Nvidia Corp. (NVDA) Thursday reported record results for the first quarter as the chipmaker’s growing prowess in GPU computing and artificial intelligence drove broad-based revenue growth. Shares of the company, meanwhile, dipped more than 2% following the earnings announcement, after hitting a record high during the regular session.
The Santa Clara, California-based company said first-quarter net income more than doubled to $1.24 billion or $1.98 per share from $507 million or $0.79 per share last year, crushing the street estimates. Adjusted earnings jumped to $2.05 per share during the quarter.
Revenues surged 66% year-over-year to a record high of $3.21 billion and far exceeded expectations. Driving the top-line growth, Gaming and Datacenter revenues jumped 68% and 71%, respectively. The Professional Visualization segment grew 22% and Automotive revenues moved up 4%.
“At the heart of our opportunity is the incredible growth of computing demand of AI, just as traditional computing has slowed. The GPU computing approach we have pioneered is ideal for filling this vacuum. And our invention of the Tensor Core GPU has further enhanced our strong position to power the AI era,” said CEO Jensen Huang.
During the quarter, Nvidia returned $746 million to shareholders through a combination of share repurchases and dividends. In the whole of fiscal 2019, the company intends to return $1.25 billion to stockholders. It is looking for revenues of around $3.10 billion for the second quarter. Unadjusted and adjusted gross margins are expected to be 63.3% and 63.5%, respectively, in the second quarter.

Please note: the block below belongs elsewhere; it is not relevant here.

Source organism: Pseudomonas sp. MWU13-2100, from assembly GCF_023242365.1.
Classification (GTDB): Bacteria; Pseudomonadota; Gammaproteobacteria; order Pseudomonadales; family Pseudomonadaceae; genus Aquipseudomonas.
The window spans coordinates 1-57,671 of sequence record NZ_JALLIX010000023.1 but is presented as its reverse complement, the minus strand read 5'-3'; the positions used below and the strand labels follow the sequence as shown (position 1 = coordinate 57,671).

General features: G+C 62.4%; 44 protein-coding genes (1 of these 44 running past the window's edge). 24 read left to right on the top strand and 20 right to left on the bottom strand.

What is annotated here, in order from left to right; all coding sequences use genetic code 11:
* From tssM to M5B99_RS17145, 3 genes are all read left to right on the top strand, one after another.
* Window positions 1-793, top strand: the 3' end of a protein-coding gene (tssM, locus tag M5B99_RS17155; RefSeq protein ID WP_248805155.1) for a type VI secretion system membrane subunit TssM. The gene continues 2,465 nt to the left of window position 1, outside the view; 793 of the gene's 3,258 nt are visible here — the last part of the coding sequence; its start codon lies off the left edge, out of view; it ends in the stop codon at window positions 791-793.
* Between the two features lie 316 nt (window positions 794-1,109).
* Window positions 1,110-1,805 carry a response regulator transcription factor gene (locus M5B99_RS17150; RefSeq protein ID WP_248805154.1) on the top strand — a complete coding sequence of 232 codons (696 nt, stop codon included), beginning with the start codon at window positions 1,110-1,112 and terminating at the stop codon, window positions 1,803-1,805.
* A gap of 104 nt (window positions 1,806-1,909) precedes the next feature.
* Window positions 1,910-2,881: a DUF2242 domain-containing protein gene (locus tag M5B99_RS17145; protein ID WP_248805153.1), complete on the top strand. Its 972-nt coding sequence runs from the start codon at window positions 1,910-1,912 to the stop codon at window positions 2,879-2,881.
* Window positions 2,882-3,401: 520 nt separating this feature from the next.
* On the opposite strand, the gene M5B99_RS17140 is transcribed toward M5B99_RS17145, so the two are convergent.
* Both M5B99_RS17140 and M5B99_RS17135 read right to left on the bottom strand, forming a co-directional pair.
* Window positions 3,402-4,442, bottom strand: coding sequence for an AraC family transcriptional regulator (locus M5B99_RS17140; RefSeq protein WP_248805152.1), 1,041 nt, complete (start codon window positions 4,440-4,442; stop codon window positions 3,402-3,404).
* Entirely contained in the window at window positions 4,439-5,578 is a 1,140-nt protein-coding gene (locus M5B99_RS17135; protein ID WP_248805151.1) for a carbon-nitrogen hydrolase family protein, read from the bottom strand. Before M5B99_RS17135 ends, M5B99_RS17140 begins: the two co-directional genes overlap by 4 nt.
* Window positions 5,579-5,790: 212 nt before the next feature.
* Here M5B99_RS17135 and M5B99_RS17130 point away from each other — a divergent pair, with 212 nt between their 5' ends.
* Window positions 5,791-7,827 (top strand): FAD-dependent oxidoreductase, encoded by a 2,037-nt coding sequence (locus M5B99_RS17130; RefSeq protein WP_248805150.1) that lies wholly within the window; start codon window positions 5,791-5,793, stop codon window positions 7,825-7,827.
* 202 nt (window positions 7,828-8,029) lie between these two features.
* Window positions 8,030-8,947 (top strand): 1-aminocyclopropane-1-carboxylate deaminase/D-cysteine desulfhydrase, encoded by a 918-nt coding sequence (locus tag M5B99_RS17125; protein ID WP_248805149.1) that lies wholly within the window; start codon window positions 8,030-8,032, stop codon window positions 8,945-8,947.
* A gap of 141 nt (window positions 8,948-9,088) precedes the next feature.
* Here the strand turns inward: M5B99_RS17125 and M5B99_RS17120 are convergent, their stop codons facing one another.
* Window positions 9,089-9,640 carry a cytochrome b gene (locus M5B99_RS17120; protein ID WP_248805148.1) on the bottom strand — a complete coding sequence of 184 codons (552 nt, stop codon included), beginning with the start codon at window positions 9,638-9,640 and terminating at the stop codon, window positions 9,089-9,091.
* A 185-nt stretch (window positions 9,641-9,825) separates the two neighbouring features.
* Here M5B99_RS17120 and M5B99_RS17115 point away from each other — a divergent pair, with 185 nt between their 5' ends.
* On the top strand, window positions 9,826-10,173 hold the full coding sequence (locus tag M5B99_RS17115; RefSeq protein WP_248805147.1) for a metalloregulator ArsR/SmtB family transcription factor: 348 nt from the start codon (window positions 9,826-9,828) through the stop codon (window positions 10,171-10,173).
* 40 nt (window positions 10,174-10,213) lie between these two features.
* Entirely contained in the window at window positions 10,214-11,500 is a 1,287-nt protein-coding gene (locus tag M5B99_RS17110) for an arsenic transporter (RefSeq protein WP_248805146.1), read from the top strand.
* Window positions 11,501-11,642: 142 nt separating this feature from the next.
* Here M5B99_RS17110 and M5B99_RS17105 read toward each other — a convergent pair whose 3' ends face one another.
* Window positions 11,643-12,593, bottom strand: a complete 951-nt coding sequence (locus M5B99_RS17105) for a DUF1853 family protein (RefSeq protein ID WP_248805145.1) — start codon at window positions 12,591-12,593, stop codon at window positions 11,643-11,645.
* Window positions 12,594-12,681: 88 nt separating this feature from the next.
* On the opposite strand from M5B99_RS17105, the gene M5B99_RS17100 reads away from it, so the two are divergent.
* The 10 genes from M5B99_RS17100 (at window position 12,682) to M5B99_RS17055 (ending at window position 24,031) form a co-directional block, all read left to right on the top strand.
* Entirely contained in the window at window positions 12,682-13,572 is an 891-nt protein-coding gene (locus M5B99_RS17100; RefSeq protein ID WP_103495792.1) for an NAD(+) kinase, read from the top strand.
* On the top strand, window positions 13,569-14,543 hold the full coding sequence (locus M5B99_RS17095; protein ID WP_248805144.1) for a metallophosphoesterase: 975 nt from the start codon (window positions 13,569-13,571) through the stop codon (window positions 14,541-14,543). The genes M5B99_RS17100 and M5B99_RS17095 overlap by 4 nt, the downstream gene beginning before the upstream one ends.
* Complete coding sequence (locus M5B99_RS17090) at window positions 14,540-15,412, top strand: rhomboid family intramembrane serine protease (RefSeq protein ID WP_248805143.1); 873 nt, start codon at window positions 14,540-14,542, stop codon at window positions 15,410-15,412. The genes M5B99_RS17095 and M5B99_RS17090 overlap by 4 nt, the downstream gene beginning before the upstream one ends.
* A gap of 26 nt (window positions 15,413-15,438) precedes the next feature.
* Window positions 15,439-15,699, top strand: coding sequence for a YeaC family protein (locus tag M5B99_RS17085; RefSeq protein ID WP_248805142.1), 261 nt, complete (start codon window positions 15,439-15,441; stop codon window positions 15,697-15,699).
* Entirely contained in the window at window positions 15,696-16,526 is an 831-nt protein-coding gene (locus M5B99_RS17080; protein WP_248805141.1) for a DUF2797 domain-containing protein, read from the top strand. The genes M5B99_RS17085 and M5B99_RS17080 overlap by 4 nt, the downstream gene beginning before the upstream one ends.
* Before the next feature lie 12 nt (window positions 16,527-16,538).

While expanding its core business involves the development of graphics processors for PCs and gaming consoles, the graphics-chip maker has made large strides in making chips for automated vehicles, cloud data centers, and artificial intelligence applications.
Meanwhile, there are apprehensions that the recent setback suffered by the autonomous transport segment, following accidents involving the driverless cars of Tesla (TSLA) and Uber, could have a ripple effect on Nvidia’s operations in that area.
Nvidia’s primary competitor Advanced Micro Devices (AMD) posted better than expected earnings for its first quarter aided by a 40% growth in revenues.